I enjoy patriotic songs as much as any red-blooded American, but a steady diet of them in recent years, has somewhat eroded my appetite, particularly since many of them appear to have been motivated not by a profound love for God and country but by a desire to capitalize on the emotions of the nation since the September 11th attacks nearly a dozen years ago.   So I can’t say that I was particularly excited when “This Is America” hit iTunes back in July as the album’s advance single.  However,  Ashton sings the song with a great deal of sincerity,  and the song has grown on me with repeated listenings, even though it doesn’t say much that hasn’t been said before.

Like patriotism, nostalgia plays a big role in this album, beginning with the opening number, “Andy”, which looks back at simpler and happier times (that probably never truly existed) and unfavorably compares them to the state of modern life.   Though Ashton is too young to remember The Andy Griffith Show during its initial airing, she does seem to draw more upon her own experiences in the album’s other nostalgic tune “Seventeen Again”, which finds her letting her hair down and reliving some moments of her youth, in an attempt to escape the drudgeries of day-to-day life.   It’s one of the album’s best tracks, and one that with some major label promotional muscle behind it, might have had some commercial potential.

“The Next Time You Cross My Mind”, which sounds like something that Patty Loveless might have recorded in the nineties, is my favorite song on the album, followed by a remake of “Golden Ring”, the George Jones and Tammy Wynette classic, with Daryle Singletary acting as Ashton’s duet partner.   Also quite good is “For Boosin’” (sic) , which tells the tale of a now washed-up country singer whose shot at the big time was sabotaged by a drinking problem.  “Final”, an ambitious ballad that follows a relationship through its various stages – courtship, marriage, divorce and death — is reminiscent of Martina McBride, although Ashton’s performance is much more restrained that I imagine Martina’s would have been.

Overall, This Is America is a solid but not outstanding effort, not unlike Ashton’s major label work.  It doesn’t contain anything truly outstanding or memorable, but it is a pleasant listen and in this age of obnoxiously overproduced arena rock, pleasant is enough.   The album is available for download at iTunes and Amazon, and CD copies can be purchased directly from Ashton’s website.

Grade: B

Classic Rewind: Daryle Singletary – ‘I Let Her Lie’

Country songwriter Tim Johnson died of cancer over the weekend. In memory of him, here’s an acoustic version of a song he wrote for Daryle Singletary in the 90s:

Country Heritage Redux: Johnny Paycheck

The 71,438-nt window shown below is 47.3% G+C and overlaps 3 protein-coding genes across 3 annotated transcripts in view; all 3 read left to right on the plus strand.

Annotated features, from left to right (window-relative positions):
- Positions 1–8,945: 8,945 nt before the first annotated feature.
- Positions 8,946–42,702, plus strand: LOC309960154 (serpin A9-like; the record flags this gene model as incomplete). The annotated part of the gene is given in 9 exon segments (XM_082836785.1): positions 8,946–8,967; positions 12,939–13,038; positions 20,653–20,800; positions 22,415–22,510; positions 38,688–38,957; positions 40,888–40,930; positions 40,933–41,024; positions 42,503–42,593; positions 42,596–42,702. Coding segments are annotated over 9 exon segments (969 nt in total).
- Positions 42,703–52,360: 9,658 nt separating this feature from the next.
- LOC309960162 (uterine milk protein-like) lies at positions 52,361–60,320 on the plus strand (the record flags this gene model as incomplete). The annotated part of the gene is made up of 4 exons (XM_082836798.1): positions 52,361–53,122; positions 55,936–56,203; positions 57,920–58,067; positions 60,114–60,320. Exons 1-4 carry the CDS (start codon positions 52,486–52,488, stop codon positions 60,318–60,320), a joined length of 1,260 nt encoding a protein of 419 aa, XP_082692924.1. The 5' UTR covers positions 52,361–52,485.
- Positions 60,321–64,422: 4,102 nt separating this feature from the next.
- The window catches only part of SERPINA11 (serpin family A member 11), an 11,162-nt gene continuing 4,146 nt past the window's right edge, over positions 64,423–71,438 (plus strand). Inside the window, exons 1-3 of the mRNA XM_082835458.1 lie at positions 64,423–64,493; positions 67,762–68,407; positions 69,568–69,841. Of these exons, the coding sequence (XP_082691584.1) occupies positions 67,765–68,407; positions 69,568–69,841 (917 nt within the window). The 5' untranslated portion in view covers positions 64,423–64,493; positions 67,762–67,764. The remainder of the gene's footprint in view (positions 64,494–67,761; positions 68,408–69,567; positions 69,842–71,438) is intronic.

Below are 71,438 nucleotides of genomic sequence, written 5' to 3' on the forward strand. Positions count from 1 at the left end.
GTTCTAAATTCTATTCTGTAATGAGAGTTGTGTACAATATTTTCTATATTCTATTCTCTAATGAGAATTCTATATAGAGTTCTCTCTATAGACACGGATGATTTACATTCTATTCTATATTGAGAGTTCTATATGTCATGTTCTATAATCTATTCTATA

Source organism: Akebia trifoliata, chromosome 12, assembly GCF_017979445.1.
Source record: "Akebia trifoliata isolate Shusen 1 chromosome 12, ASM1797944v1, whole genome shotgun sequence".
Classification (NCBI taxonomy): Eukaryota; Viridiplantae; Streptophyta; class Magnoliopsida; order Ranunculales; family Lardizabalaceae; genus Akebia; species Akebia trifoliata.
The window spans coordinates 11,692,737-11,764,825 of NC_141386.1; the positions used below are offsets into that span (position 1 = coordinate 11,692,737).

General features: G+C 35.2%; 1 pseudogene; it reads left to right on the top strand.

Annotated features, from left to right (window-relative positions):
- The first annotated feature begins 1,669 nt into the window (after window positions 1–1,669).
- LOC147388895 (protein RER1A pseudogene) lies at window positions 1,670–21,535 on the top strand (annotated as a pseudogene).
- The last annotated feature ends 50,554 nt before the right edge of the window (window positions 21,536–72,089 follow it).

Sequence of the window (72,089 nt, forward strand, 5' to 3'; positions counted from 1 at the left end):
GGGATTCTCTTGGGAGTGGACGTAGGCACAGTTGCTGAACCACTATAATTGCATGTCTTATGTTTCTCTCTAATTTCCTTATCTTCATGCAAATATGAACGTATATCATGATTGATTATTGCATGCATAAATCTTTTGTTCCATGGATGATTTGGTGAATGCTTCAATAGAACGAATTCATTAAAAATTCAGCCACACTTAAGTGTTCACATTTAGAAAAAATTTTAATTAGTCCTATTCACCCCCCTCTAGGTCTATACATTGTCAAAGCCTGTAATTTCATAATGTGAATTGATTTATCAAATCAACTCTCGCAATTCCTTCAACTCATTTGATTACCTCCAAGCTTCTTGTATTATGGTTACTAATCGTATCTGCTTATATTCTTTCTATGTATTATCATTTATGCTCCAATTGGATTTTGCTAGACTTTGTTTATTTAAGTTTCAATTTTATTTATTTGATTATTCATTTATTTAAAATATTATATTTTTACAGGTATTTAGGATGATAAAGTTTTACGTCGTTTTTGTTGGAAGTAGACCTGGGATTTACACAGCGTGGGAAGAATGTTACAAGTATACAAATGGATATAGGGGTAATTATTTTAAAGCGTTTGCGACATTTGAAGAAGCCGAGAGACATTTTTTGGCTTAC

A version of this article originally appeared on the now defunct 9513 weblog. Because the series in which it appeared was titled ‘Forgotten Artists’, I referred to the subject of the article as either Donald Lytle (his real name) or Donnie Young (his original sobriquet) so that I could get into his background without giving away his more famous sobriquet, that of Johnny Paycheck. Thanks to one monster song, “Take This Job And Shove It”, Johnny Paycheck’s name will be remembered for a long time; however, that song was hardly typical of the artistry of Johnny Paycheck. For this article we will refer to him as Johnny Paycheck.

Very few artists have been as successful at reinventing themselves as Johnny Paycheck (May 31, 1938-February 19, 2003). Born Donald Eugene Lytle, and later known as Donnie Young, Johnny Paycheck, John Austin Paycheck and perhaps a few other names that have slipped by me, Paycheck was possessed of enormous talent as a vocalist, but not as much talent at keeping himself in check. As a result, he continually found himself in hot water.
Johnny Paycheck was born in the small rural town of Greenfield, Ohio. Greenfield, located about 70 miles to the northeast of Cincinnati and 60 miles south of Columbus, is a typical Midwest small town, the sort of place Hal Ketchum sang about in his song “Small Town Saturday Night”, It’s the kind of town people either remain in forever or can’t wait to leave. For a restless spirit like Paycheck, leaving was first and foremost in his thoughts.

He hit the road in 1953 with his clothing and his guitar, eventually winding up at a Navy recruiting center where he lied about his age and signed up for a tour of duty. Needless to say, restless spirits such as Johnny Paycheck rarely function well under the yoke of military discipline. While in the Navy, he got into a fight with an officer. Paycheck was court-martialed and sentenced to hard time in a Navy brig. Released after approximately three years, Johnny headed to Nashville to see if he could put his musical talent to good use. Since he had been playing the bars, skull orchards and juke-joints for side money ever since leaving Greenfield, it seemed like a logical thing to do.

Nashville during the late 1950s was not the cosmopolitan city that it is today. Nashville, in those days, was a boisterous town, a hangout for country musicians and a place where hard-working (and hard drinking) country boys came to blow off steam and have a good time. Paycheck fit right in, and before too long, his songwriting and instrumental abilities – and his unique vocals – came to the attention of the country music community. Soon, he was working as a sideman in the bands of some of the biggest stars in Nashville, including Ray Price (who recorded Johnny’s composition “Touch My Heart”), Faron Young, Porter Wagoner, and, later, George Jones.